Looking to be a Content Generator for a Major Internet Website? Look no further than this piece from McSweeney’s: “We pay $15 per piece of content, whether it be a well-cited, thoroughly researched 5,000-word essay or ten captions under fair-use photos, so, y’know, more bang for your buck with the photos. Also no one reads essays, so win-win.”
Pulitzer winner Tony Horwitz describes – in incredibly depressing fashion – his experience publishing Boom, a digital short representing his first foray into “the brave new world” of digital publishing. Two takeaways for aspiring writers that are not explicitly mentioned, however: don’t write without a contract, and be sure to use an agent from the get-go.
Sir Frank Kermode, widely acclaimed as Britain’s foremost literary critic, died yesterday in Cambridge at the age of 90. Guardian recalls highlights of his eminent career, including inspiring the founding of The London Review of Books, publishing books ranging from works on Spenser and Donne to last year’s Concerning EM Forster, and being an acclaimed reviewer: Philip Roth admitted that although he dislikes reading reviews, “if Frank Kermode reviewed my book I would read it.”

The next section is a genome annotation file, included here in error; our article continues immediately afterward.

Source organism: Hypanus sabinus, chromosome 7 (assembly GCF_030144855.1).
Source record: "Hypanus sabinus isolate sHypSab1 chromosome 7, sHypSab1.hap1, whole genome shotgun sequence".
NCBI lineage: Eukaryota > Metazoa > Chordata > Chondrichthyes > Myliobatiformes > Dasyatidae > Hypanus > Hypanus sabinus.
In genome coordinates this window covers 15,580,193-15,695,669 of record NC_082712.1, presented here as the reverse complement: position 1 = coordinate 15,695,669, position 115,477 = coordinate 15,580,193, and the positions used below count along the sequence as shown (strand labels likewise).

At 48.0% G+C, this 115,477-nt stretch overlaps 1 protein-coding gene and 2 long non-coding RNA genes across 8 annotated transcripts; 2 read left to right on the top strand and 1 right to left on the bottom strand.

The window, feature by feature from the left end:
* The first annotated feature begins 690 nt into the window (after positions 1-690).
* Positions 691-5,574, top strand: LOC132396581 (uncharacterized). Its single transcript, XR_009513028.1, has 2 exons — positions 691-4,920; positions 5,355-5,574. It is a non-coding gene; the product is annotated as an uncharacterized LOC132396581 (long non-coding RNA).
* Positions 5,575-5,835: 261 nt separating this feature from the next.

“Tsundoku: the acquiring of reading materials followed by letting them pile up and subsequently never reading them.” Do you buy books and let them languish? According to Ozy, there’s a Japanese word for that. Might we encourage your tsundoku habit by encouraging you to look at this list of our favorite October releases?